I was diagnosed with RA a few years ago and have finally started biologics over the past year (after trying other, less effective meds first). I started on Enbrel and it helped a lot but wore off a few days between the next dose so I was only good for about half the week. So now I'm on Remicade which lasts longer (although this also starts to gradually wear off long before the next infusion, so I'm still up and down).
Even though I am not even close to being at the activity level I used to be, these medicines have significantly reduced my pain and now I am able to at least do most normal daily activities and am able to babysit my grandson for a couple hours at a time. A year ago I would not have been able to do that, and was at a pain level that kept me from sleeping.
I am on SSDI and have Medicare plus an income-based Medicaid program that covers deductibles, premiums and copays for the medications that I would otherwise not be able to afford. I know that there are many people on Medicare who cannot get biologics because they don;t qualify for the help. It is horrible that they fall through the cracks and that not everyone gets the "good" medicines.
So here is my dilemma.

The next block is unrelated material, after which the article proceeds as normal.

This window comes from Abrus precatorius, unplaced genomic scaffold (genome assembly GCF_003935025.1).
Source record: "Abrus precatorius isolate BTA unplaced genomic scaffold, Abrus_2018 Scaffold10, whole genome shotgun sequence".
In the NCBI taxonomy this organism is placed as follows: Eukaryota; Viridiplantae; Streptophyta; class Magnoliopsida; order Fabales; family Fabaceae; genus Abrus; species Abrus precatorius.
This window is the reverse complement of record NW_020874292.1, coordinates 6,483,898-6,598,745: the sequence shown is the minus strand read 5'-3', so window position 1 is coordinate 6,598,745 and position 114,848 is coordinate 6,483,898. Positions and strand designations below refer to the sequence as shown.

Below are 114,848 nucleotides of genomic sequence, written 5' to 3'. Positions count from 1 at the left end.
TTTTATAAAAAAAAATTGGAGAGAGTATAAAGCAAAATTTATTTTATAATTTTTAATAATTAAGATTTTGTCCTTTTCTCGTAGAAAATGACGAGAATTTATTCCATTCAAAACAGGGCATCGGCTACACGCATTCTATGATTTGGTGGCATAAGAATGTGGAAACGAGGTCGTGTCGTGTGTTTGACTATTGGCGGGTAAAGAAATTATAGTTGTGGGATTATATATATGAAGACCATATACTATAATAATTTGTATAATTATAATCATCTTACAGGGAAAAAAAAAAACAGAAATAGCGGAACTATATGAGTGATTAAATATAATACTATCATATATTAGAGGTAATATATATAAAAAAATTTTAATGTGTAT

I was already on SSDI for other conditions long before this RA diagnosis. Those health issues would come and go and various levels, like many illnesses do. There were times when I had part time jobs and other times when I would lose those jobs and then be unemployed for awhile until I recovered enough to try again.. and again.. etc.
I'm sure you get the picture.
For a long time I only had Medicare part A and went back and forth between being insured by the "Medicaid for Employed Adults with Disabilities" program during times I was working... and then being uninsured (except for part A which covers hospital only).
So in those in between times I went to clinics with sliding scale fees, got cheap medications or relied on samples. Or just went without and did my best.
"Obamacare" came along and that changed some things including Medicaid expansion. So I eventually got to a place when I could have ongoing reliable healthcare and medication coverage.
Very long story cut shorter....
I recently got a letter from Social Security saying I need to go back to work using the ticket to work program (which I am familiar with as I've used it before when I worked on and off in the past).
It has been a few years since I've worked at all, because of the RA on top of everything else.
They want me to either return to my work goals or I risk being evaluated by one of "their" doctors (not mine) to decide if I should still receive disability payments or not.
Apparently this is happening more often lately and I wonder if it is just a coincidence or if it has to do with program cuts and the insistance that we need to "weed out the fakers" and make it more difficult to get (or keep) benefits.
I am afraid of losing the assistance that helps me with the cost of medications and deductibles, copays, etc.
Yes, I could keep Medicare ... and also pay for the part B. I could also sign back up for the Medicaid for disabled program. Or find an employer willing to hire me for only a few hours a week so that I don't go over the income limit for the program currently assisting me. The one that covers my biologics.